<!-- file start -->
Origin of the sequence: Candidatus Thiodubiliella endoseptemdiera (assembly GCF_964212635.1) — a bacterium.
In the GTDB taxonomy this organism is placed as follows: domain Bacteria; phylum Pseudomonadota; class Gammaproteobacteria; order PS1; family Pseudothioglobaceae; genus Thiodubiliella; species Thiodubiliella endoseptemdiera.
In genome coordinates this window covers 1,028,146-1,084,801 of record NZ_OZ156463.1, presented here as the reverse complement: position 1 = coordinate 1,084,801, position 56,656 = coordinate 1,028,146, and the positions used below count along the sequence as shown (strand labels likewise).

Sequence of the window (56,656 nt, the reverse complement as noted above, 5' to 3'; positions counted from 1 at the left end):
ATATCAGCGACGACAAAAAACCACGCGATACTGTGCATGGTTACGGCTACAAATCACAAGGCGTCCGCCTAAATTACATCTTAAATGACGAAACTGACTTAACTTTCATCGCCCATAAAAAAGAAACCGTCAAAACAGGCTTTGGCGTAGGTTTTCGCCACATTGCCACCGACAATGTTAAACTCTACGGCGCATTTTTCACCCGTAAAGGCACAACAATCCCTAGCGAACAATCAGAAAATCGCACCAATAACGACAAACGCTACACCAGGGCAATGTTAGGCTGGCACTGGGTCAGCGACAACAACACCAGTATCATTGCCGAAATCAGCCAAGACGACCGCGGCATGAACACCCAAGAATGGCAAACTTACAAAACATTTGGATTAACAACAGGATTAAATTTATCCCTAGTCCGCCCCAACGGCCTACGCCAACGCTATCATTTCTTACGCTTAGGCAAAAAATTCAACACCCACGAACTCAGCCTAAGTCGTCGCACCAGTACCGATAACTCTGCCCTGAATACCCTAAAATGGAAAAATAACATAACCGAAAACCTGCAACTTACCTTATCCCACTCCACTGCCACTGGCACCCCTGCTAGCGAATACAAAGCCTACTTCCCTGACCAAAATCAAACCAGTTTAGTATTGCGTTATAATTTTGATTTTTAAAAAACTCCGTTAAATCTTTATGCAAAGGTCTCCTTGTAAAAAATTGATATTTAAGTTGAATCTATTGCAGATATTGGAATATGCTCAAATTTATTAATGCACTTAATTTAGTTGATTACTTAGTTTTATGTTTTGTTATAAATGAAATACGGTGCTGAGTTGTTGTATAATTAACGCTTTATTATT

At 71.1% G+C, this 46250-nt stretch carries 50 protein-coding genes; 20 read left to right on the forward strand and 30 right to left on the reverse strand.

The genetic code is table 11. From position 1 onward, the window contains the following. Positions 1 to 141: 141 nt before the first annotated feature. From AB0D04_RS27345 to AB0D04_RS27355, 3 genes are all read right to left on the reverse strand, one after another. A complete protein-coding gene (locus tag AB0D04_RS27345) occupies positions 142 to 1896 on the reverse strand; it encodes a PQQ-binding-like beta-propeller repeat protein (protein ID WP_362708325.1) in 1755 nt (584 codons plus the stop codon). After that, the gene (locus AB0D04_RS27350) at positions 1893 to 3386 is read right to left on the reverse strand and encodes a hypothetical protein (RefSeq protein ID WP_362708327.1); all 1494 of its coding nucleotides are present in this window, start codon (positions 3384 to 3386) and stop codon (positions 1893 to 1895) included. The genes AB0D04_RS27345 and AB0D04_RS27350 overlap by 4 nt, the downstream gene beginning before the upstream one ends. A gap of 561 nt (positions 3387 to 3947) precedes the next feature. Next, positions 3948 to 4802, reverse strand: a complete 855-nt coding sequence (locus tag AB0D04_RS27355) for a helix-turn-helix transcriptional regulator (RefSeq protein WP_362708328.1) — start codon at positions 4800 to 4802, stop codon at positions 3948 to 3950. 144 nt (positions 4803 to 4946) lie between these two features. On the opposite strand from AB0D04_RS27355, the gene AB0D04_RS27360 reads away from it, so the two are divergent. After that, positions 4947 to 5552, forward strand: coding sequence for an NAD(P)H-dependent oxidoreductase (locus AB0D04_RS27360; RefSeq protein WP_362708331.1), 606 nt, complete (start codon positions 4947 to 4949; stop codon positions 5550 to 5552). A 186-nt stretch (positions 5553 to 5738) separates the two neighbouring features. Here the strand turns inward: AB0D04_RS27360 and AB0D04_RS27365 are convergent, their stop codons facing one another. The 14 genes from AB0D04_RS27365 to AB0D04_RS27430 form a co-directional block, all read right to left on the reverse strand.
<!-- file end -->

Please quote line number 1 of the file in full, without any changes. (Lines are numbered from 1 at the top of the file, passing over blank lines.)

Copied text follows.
Origin of the sequence: Candidatus Thiodubiliella endoseptemdiera (assembly GCF_964212635.1) — a bacterium.